The Charlotte Museum of History, a 501(c)(3) organization, educates a broad public audience about the founding story of Charlotte and Mecklenburg County, in the context of national history. Our mission is to provide quality educational programming at the Hezekiah Alexander Home Site and to preserve the site for the education of present and future generations. The museum building is the location of three continuing exhibitions: Rock House Mysteries, Keeping Watch on Water, and Charlotte Neighborhoods. Hezekiah Alexander played a leadership role in Charlotte and Mecklenburg County during the years North Carolina was a British colony. He was elected by his peers to lead during the critical years of 1774 to 1776 when Committees of Safety served as the de facto government following the end of royal government. He was then elected to serve as a member of the North Carolina Fifth Provincial Congress that wrote North Carolina’s first constitution and bill of rights. Hezekiah Alexander is remembered as a signer of the Mecklenburg Declaration of Independence and the Mecklenburg Resolves. Our student orientation and tours of the historic home site discuss the three cultures that were present in colonial Charlotte/Mecklenburg County: the Catawba Indian Nation, European Immigrants, and African Americans. We discuss how these groups would have lived and interacted.
3500 Shamrock Drive, Charlotte, NC 28215
When Charlotte Was Young Like Me! is an interactive two-hour program that presents the cultures of the Carolina Backcountry to students through hands-on activities such as playing musical instruments and creating pottery. The program also includes a tour of the Hezekiah Alexander Rock House that allows students to use their senses to explore what it would have been like to live during this portion of our past. Students will learn the early history of Charlotte and Mecklenburg County by exploring the three primary cultural groups of the region: Native Americans, Europeans, and Africans. Program activities prompt students to think about the similarities and differences between people from different cultures in order to better understand their experiences today. In addition to an introduction to our local history and cultural heritage, this educational program is designed to reinforce positive skills such as listening, self-regulation, and cooperation with others.
Lauren Wallace; Education Specialist
The Charlotte Museum of History; at your school
$10 per student; $5 per adult
SL.K.1 Participate in collaborative conversations with diverse partners about kindergarten topics and texts with peers and adults in small and larger groups.
During When Charlotte Was Young Like Me!, students learn and respond to information about Charlotte’s founding by the African American, European American, and Catawba Indian people.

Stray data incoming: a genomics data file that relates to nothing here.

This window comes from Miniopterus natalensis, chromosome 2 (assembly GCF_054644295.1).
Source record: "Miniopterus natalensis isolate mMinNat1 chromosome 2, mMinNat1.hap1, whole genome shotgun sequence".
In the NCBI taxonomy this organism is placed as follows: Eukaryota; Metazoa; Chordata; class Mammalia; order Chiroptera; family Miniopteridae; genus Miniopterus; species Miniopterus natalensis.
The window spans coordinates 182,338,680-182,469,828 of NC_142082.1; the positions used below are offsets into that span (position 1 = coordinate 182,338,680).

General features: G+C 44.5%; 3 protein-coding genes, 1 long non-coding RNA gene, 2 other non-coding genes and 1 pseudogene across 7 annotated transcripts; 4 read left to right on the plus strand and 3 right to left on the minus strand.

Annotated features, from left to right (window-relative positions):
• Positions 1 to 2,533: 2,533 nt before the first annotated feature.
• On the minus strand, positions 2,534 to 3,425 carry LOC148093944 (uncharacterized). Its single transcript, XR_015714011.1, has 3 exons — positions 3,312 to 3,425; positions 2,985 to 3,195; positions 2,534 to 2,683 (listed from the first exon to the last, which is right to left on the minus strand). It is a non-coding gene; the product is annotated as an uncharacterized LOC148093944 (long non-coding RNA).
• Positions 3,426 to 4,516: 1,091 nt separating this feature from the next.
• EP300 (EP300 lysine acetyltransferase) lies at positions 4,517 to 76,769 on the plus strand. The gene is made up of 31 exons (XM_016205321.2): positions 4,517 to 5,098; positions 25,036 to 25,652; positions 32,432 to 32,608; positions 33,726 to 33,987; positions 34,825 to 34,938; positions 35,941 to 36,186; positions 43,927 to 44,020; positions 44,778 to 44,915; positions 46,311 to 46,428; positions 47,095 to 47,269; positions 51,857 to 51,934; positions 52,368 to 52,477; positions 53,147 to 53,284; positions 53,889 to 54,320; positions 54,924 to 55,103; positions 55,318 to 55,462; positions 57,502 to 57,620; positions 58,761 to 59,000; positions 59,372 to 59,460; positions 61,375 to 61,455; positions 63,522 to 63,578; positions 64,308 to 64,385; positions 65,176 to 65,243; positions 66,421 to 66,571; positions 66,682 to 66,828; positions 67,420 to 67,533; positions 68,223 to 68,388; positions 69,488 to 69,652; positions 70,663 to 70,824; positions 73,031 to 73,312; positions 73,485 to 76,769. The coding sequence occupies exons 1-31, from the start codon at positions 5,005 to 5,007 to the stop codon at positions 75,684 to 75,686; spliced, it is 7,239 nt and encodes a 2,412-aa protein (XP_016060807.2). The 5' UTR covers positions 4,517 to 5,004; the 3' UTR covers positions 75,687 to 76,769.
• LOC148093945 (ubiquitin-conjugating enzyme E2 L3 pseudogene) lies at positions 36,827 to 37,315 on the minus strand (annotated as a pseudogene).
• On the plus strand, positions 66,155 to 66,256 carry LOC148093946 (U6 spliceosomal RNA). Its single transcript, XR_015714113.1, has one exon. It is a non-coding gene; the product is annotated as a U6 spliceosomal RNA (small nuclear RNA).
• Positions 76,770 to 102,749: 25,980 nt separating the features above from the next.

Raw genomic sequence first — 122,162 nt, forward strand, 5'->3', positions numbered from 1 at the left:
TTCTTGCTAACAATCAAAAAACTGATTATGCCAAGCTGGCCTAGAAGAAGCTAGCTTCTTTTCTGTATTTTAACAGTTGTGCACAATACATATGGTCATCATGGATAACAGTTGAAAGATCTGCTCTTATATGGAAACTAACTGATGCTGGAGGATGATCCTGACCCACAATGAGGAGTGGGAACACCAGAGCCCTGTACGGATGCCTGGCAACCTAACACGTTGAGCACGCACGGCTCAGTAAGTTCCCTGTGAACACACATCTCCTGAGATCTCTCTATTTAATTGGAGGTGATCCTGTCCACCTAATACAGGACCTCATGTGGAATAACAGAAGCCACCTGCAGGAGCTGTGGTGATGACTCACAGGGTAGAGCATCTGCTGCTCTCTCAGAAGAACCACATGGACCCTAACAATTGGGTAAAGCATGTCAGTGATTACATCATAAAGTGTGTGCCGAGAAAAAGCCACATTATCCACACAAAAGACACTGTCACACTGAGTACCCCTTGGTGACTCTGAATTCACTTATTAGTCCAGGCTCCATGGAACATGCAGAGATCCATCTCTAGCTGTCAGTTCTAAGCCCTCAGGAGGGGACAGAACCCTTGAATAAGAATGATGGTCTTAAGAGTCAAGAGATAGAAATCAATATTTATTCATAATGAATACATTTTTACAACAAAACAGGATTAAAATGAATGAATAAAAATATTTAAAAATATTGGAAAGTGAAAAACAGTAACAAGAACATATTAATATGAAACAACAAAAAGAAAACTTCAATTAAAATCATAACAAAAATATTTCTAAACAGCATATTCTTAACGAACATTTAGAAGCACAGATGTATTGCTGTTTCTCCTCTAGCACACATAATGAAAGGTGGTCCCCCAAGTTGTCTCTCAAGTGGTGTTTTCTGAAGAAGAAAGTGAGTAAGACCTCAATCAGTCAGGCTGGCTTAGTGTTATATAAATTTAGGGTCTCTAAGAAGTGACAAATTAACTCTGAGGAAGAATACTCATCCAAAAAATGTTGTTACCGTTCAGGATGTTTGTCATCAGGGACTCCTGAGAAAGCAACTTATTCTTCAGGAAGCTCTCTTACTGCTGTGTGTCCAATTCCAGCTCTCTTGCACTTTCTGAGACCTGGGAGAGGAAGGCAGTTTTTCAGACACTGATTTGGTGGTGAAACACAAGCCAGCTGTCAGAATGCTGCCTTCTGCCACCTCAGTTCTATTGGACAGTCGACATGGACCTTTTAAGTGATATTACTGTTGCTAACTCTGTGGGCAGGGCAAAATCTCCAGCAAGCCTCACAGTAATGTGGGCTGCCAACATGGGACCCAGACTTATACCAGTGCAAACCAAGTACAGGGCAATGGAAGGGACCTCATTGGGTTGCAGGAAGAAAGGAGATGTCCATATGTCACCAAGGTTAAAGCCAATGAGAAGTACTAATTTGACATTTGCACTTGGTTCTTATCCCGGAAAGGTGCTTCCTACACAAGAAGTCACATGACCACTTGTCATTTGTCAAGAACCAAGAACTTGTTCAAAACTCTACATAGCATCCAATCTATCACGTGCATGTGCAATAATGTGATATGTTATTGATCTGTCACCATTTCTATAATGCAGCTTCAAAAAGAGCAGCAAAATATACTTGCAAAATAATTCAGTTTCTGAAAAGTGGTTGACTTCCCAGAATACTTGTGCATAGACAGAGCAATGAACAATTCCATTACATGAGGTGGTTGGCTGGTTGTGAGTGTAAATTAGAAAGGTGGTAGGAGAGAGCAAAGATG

SL.K.1.A Follow agreed-upon rules for discussions (e.g., listening to others and taking turns speaking about the topics and texts under discussion).
WCWYLM encourages students to participate in discussions and interactive activities while remaining aware and respectful of teachers and peers.
W.K.8 With guidance and support from adults, recall information from experiences or gather information from provided sources to answer a question.
During the course of WCWYLM, students are guided to complete a worksheet based on the three cultures of the Carolina Backcountry that covers foodways, musical traditions, and clothing styles.
K.G.2.2 Explain ways people use environmental resources to meet basic needs and wants (shelter, food, clothing, etc.)
When Charlotte Was Young Like Me! looks at resource use from the perspectives of each culture of the Carolina Backcountry. The program explains how people from these cultures used natural resources to create modes of travel, provide food and clothing for themselves, build homes, and create music.
K.C.1.2 Explain the elements of culture (how people speak, how people dress, foods they eat, etc.)
Students at WCWYLM learn about the dynamic nature of culture and how it can mix and change over time. They compare different contributions to local culture by the three original peoples of the Carolina Backcountry through discussions of food, music, language comparisons, and clothing before exploring where they see these different cultures in Charlotte today.
K.ML.1.3 Execute simple rhythms using body, instruments, or voice.
Students are led in musical rhythms on shakers, drums, and banjos. They compare instrument construction and tones and learn about these instruments’ origins.
$100 cancellation fee.
72 hours in advance.